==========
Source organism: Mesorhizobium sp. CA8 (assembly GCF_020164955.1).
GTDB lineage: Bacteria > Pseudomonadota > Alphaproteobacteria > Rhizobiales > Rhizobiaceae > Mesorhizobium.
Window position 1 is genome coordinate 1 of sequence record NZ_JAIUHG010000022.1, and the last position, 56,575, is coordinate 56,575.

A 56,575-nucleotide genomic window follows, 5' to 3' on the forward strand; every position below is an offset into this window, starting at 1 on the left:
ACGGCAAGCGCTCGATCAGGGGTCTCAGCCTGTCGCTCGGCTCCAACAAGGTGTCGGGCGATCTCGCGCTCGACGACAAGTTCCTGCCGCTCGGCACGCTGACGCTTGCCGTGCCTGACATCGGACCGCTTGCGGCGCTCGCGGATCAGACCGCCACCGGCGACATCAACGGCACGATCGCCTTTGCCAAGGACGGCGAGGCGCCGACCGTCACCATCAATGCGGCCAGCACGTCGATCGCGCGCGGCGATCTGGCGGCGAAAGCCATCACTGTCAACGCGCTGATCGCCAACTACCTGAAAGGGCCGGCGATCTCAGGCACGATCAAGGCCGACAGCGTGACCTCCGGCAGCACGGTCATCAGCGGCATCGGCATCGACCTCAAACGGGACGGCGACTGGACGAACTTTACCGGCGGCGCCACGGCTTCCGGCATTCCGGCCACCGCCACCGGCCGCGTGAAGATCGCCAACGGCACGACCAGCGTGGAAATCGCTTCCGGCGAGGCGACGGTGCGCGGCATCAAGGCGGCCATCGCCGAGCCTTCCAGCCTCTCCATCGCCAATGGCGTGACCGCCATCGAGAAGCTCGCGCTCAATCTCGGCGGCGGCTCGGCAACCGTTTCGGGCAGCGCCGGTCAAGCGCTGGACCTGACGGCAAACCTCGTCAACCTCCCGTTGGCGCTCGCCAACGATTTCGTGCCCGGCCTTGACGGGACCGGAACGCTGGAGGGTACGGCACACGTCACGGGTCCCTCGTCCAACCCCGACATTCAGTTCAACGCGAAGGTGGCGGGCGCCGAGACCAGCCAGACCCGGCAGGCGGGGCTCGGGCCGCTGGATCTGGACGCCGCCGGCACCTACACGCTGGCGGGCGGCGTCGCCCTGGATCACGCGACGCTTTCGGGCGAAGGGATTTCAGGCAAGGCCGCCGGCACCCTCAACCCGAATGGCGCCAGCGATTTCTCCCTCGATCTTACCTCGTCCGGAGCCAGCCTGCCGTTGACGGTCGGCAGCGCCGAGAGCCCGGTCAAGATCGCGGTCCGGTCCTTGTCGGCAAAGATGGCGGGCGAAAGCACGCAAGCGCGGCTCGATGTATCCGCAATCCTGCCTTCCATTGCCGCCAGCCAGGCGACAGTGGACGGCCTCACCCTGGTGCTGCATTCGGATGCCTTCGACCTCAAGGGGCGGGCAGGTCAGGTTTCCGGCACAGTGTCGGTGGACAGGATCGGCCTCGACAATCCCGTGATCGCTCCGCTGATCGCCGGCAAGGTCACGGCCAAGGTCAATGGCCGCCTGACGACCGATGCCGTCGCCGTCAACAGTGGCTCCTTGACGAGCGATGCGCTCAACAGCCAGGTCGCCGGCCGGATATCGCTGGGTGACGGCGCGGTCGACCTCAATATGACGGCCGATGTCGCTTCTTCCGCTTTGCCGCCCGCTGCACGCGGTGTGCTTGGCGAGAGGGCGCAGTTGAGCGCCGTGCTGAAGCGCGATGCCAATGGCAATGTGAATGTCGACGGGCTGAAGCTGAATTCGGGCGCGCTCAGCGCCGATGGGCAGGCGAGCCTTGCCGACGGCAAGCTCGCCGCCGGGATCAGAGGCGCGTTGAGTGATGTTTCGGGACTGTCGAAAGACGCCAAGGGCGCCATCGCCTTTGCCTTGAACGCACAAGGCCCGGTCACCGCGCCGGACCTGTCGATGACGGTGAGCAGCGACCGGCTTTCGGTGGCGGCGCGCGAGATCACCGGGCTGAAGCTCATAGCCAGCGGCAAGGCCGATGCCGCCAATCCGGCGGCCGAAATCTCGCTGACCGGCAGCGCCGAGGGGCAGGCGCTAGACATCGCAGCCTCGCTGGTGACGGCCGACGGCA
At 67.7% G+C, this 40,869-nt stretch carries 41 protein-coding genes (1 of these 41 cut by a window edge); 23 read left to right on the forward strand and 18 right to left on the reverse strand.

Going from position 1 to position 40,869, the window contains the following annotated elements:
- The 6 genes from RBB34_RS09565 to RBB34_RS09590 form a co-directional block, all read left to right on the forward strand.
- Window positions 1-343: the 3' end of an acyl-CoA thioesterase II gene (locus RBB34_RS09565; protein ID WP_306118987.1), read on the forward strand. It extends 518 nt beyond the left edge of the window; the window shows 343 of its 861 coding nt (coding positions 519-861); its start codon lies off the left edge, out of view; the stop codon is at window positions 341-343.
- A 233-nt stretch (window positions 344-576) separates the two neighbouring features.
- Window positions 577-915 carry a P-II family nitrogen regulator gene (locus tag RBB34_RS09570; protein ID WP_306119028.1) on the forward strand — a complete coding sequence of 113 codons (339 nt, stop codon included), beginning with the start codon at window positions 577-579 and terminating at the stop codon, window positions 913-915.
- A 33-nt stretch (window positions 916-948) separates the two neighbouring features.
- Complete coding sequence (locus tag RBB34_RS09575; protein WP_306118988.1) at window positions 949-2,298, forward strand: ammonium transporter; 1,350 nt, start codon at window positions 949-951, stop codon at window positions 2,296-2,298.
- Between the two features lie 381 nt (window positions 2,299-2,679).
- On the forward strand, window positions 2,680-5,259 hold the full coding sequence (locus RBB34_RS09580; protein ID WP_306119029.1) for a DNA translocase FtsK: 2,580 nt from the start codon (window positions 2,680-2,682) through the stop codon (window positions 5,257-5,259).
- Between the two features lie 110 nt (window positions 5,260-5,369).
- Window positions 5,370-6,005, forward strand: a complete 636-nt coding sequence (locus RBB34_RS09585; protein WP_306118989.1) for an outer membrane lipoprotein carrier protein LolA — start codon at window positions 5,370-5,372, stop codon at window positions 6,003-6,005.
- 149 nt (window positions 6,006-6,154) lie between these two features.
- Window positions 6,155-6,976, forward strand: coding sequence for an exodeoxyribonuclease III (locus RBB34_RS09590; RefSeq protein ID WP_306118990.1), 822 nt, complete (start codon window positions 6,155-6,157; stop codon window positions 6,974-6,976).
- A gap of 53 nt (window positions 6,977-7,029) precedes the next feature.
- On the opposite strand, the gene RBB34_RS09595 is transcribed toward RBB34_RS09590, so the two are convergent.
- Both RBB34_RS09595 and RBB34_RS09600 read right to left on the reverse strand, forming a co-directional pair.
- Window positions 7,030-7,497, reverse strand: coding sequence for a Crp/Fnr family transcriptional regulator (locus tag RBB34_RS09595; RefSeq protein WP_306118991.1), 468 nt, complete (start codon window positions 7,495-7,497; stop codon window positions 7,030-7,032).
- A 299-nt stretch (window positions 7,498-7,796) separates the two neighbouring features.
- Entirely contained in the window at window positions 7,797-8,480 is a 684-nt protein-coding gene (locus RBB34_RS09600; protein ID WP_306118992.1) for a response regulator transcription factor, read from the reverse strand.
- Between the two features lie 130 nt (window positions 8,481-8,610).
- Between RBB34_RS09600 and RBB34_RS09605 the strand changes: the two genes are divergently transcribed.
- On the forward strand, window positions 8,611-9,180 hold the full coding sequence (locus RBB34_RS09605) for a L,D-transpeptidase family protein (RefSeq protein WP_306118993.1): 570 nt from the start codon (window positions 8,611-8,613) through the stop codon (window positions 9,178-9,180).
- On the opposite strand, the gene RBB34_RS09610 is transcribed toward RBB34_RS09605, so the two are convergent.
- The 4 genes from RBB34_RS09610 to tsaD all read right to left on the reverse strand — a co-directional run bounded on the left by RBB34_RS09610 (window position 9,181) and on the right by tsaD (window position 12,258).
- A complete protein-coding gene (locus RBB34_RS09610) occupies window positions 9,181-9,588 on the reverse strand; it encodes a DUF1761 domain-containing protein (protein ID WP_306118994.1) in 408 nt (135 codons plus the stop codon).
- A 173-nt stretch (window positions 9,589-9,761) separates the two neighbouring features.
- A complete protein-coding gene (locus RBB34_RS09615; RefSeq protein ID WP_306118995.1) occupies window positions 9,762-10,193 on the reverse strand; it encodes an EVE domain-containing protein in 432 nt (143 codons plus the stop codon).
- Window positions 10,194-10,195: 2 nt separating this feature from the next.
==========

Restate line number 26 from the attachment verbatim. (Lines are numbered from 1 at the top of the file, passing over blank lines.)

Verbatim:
- Between the two features lie 130 nt (window positions 8,481-8,610).